After serving your country in the Navy, you have returned to homeport and to civilian life. Yet you will always be a Navy veteran. And if your years of Navy service left you with a disability or chronic health problem, you deserve the benefits and medical care offered by the Department of Veterans Affairs (VA). But gaining access to benefits can be slow and frustrating without the assistance of a Navy veterans’ disability lawyer. Our attorneys can help make this process easier, regardless of whether you are filing for the first time or appealing a denial.
Several types of compensation are available to Navy veterans, as they are at higher risk of developing certain kinds of respiratory-related diseases because of asbestos, toxic fumes, and vapors common on Navy ships and in shipyards.
Certain Navy occupations, such as hull maintenance technicians, utilities men, and boatswain’s mates increase the risk of exposure to hazardous materials. As one example, deck grinders who served on aircraft carriers from the 1970s through the 1990s may have an undiagnosed occupational lung disease (i.e., sarcoidosis) from grinding anti-skid material on the decks of aircraft carriers.
Vietnam-era Navy vets who served on ships and vessels including landing craft, swift boats, patrol boats, and destroyers that conducted operations on inland waterways, brown water rivers, and delta areas in Vietnam may be presumed to have exposure to Agent Orange and herbicides. And Navy construction workers (Seabees) who served in the Gulf War report higher incidences of multi-symptom illness.
Generally, the easiest way for a veteran of the U.S. Navy to apply for disability benefits from the VA is to submit the requisite forms and documentation through the VA’s eBenefits online portal. However, it is also possible to apply in person at a local VA office, by mail, or even over the phone by calling 800-827-1000 inside the United States, 412-395-6272 outside the United States, or 800-829-4833 for Telecommunications Device for the Deaf (TDD) services.
Former Navy servicemembers should submit as much documentation with their initial application as possible regarding the severity of their disability, when they first developed symptoms, and the events they believe caused or contributed to their condition. Relevant evidence may include VA medical records, records from private care received after discharge detailing how a condition worsened over time, and supporting statements from family members and friends. It is also crucial to include a DD-214 form or equivalent paperwork showing a discharge or separation from the Navy under honorable conditions.
As of January 2021, it takes an average of 154 days for the VA to fully process and make a decision on an application for disability benefits. However, there are circumstances that make a former Navy member eligible for a “fast-track” process that could significantly shorten this wait time. It is advisable to discuss whether you qualify for expedited processing with an experienced attorney at our firm.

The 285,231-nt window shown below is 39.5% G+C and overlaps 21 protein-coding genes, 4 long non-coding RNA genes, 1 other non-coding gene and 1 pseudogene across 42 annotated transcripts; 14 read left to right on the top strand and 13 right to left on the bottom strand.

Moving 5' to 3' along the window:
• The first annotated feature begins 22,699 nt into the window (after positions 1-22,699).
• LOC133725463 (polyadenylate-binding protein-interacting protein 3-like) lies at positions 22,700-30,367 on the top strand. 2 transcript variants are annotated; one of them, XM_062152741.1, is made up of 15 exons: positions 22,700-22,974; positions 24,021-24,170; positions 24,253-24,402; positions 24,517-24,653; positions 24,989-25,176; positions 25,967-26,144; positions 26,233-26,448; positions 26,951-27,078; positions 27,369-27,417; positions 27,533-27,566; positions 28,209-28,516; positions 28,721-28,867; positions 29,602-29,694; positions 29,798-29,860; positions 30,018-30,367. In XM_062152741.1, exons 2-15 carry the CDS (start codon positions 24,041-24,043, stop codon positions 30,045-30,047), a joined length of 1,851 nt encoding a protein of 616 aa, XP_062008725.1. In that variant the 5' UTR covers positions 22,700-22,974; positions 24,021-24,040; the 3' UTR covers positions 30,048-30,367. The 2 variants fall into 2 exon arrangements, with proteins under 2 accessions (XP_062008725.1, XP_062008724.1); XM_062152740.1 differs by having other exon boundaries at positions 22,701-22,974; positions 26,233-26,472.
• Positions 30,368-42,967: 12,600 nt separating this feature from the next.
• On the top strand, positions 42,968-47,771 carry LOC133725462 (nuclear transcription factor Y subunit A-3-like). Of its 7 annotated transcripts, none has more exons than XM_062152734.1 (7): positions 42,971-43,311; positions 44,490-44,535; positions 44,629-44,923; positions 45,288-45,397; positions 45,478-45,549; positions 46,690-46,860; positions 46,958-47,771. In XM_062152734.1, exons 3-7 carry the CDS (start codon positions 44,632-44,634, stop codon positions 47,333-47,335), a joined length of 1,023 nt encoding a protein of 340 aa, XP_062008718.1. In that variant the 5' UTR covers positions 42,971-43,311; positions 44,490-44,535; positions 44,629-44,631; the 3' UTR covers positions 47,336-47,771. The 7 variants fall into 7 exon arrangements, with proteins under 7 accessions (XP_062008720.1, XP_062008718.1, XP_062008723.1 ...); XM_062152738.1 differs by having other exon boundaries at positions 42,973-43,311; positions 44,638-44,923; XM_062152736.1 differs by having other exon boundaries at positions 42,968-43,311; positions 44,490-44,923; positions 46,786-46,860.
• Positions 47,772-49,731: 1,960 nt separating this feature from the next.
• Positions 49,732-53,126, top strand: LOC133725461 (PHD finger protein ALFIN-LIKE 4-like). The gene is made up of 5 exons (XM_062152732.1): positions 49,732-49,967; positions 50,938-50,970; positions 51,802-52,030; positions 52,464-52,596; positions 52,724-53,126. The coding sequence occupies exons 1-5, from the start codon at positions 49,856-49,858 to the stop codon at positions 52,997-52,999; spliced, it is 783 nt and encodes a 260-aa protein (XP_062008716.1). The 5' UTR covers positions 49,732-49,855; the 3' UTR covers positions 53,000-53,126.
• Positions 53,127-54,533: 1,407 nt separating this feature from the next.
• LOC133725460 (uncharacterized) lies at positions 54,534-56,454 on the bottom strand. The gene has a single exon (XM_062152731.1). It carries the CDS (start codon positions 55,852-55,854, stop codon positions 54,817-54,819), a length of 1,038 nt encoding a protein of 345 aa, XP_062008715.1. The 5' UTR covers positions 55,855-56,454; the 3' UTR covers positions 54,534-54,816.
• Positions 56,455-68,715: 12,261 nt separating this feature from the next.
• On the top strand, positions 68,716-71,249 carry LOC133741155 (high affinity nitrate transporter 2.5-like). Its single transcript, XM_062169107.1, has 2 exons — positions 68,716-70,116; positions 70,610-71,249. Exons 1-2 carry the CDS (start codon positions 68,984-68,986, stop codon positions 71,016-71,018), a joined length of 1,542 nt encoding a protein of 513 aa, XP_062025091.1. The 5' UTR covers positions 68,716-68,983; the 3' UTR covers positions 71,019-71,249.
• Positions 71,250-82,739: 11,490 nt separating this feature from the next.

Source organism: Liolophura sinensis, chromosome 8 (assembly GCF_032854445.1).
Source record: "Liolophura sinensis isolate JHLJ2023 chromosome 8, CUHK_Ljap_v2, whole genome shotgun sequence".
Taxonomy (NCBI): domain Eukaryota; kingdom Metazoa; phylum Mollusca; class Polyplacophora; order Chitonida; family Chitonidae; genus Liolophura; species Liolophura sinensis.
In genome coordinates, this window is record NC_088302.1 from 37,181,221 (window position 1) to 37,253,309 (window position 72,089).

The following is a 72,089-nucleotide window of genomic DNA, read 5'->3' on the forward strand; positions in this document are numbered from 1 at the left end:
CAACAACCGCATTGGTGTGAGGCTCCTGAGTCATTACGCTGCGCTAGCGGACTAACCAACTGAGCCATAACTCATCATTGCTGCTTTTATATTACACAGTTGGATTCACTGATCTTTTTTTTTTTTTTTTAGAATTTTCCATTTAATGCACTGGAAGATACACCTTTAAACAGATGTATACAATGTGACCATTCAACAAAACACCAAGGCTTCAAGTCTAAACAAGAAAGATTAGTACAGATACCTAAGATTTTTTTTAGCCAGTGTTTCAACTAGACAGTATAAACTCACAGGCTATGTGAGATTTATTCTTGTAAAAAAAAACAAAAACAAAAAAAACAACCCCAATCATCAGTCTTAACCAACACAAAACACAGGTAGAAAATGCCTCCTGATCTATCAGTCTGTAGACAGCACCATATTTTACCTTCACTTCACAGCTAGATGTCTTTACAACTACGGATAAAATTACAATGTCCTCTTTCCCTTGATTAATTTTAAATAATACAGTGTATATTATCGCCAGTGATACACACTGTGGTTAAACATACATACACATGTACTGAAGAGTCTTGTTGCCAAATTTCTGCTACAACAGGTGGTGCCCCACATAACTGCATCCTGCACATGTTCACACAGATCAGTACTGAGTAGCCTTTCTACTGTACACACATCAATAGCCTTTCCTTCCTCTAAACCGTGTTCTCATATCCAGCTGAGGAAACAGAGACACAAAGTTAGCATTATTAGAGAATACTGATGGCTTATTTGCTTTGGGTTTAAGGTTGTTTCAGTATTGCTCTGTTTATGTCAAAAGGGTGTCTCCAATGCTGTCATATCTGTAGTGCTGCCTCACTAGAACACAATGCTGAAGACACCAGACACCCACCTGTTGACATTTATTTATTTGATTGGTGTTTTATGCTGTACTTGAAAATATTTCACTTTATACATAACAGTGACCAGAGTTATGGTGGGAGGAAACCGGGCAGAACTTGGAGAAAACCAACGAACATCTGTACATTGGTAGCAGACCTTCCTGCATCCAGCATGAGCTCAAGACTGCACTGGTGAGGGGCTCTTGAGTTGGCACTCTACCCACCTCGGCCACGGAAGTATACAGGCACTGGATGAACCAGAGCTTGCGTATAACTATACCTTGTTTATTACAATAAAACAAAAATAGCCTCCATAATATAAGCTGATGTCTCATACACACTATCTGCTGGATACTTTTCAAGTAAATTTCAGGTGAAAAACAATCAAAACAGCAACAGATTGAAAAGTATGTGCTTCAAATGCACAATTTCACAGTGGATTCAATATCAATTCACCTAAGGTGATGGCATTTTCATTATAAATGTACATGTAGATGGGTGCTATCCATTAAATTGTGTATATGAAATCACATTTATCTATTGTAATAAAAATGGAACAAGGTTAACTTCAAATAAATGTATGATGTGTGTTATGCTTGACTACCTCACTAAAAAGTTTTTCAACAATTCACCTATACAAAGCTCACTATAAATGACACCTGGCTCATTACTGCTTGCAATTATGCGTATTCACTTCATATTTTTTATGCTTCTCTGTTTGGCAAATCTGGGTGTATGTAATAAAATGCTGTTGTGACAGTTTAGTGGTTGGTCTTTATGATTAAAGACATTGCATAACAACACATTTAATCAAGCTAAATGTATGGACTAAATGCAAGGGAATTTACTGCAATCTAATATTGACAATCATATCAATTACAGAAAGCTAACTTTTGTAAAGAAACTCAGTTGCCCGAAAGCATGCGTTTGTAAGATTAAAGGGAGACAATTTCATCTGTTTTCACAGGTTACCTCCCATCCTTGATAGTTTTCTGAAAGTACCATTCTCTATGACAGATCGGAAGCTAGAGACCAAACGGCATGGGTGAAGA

One of the most important elements of any application for VA disability compensation is something called a “disability rating,” which is a percentage ranging from zero to 100 that the VA assigns to a former Navy member’s disability indicating the degree to which his or her impairment prevents them from holding employment and living a normal life. Importantly, a zero percent rating means the VA does not consider the applicant “disabled” to any degree that would qualify him or her for benefits.
In the same vein, certain types of injuries like severe brain damage technically qualify former servicemembers for disability ratings beyond 100 percent, allowing for additional Special Monthly Compensation (SMC). Our qualified Navy veterans’ disability lawyers can offer further clarification about what ratings a particular type of injury or illness may receive and what that rating could mean in terms of available benefits.
Convincing the VA that a disability is both service-connected and severe enough to warrant benefits can be extremely difficult without legal assistance, as one procedural mistake could delay the claims process out or even lead to a rejection. For these reasons, seeking professional assistance with a VA disability benefits application is often the best way to minimize potential roadblocks and ensure that an application is as comprehensive and compelling as possible.
Legal counsel can also provide crucial assistance in the process of formally appealing a VA benefits claim denial. The VA has strict rules for how to contest a claim rejection, and ensuring compliance with those regulations can be made easier with the professional help and guidance of our team. To schedule a consultation about VA benefits, call a Navy veterans’ disability lawyer at our firm today.